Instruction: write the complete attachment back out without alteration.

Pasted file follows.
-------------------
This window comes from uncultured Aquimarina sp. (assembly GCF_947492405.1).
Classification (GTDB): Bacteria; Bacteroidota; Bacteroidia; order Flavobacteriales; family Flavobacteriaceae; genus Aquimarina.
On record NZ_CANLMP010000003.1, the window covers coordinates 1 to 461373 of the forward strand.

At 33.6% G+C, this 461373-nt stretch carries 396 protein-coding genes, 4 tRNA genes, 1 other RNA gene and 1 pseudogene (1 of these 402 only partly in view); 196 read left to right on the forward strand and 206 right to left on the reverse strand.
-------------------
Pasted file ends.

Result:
This window comes from uncultured Aquimarina sp. (assembly GCF_947492405.1).
Classification (GTDB): Bacteria; Bacteroidota; Bacteroidia; order Flavobacteriales; family Flavobacteriaceae; genus Aquimarina.
On record NZ_CANLMP010000003.1, the window covers coordinates 1 to 461373 of the forward strand.

At 33.6% G+C, this 461373-nt stretch carries 396 protein-coding genes, 4 tRNA genes, 1 other RNA gene and 1 pseudogene (1 of these 402 only partly in view); 196 read left to right on the forward strand and 206 right to left on the reverse strand.